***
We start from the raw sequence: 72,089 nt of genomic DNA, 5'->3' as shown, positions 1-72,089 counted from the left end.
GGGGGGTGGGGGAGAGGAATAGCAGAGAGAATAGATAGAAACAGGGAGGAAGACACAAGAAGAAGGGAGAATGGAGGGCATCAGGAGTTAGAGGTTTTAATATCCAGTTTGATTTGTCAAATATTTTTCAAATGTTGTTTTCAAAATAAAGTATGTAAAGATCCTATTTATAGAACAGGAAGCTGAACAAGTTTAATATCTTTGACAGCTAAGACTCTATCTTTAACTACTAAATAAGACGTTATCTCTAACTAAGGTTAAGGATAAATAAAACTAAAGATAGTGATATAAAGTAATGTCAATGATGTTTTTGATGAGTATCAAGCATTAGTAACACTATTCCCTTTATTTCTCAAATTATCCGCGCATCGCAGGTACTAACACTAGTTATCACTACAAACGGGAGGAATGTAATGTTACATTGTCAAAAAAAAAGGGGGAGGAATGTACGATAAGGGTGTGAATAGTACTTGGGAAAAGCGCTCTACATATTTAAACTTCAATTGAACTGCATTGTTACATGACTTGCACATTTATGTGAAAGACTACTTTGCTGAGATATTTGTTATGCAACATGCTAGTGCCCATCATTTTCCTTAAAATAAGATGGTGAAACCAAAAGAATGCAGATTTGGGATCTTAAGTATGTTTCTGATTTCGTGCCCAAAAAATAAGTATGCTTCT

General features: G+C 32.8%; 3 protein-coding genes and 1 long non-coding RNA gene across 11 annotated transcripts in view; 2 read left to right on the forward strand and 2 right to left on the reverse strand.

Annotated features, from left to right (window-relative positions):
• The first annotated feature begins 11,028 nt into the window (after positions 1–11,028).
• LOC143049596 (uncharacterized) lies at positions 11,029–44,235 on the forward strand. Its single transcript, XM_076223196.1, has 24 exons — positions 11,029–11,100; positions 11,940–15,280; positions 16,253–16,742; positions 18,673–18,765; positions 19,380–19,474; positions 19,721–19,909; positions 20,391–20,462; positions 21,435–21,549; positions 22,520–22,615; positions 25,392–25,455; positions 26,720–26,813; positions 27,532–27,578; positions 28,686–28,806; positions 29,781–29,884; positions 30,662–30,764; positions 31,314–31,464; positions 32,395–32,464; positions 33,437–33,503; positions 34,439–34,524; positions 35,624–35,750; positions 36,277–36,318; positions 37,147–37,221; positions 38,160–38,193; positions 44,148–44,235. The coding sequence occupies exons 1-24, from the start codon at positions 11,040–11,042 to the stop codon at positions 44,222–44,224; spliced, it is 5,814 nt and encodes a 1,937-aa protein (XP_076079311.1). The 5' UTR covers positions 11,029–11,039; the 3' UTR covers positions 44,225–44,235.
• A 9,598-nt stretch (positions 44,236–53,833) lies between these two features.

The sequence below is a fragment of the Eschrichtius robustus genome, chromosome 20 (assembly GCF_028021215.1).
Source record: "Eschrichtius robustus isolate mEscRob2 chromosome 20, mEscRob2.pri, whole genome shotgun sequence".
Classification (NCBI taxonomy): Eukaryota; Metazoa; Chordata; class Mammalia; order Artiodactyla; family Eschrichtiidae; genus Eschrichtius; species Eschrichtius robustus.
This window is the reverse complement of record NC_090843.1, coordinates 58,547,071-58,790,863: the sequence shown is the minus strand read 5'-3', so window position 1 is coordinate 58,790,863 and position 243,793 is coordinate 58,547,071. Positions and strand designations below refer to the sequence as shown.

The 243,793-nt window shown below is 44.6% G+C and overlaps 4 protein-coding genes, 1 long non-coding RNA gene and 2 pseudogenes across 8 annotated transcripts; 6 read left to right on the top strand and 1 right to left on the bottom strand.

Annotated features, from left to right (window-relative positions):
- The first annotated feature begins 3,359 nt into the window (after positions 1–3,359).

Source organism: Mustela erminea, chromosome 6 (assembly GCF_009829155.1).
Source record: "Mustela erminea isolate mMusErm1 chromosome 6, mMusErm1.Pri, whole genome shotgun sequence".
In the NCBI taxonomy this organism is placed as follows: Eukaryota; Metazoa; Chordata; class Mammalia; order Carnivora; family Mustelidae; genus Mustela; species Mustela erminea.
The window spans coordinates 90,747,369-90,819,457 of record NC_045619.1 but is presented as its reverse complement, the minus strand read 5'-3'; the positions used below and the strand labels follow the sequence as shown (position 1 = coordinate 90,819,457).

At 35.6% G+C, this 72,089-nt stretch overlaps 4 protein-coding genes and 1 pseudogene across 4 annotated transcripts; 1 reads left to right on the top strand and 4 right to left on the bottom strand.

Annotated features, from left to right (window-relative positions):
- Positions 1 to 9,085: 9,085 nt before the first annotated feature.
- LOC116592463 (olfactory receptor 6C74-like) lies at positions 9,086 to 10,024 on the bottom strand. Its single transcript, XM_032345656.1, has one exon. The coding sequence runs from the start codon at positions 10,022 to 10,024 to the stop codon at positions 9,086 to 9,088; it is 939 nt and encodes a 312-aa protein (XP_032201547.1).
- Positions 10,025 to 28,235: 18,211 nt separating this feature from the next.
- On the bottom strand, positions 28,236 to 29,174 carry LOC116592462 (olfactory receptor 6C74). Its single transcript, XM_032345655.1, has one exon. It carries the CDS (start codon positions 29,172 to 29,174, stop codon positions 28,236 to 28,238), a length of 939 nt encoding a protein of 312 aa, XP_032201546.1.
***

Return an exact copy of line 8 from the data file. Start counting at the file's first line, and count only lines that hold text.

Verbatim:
The sequence below is a fragment of the Eschrichtius robustus genome, chromosome 20 (assembly GCF_028021215.1).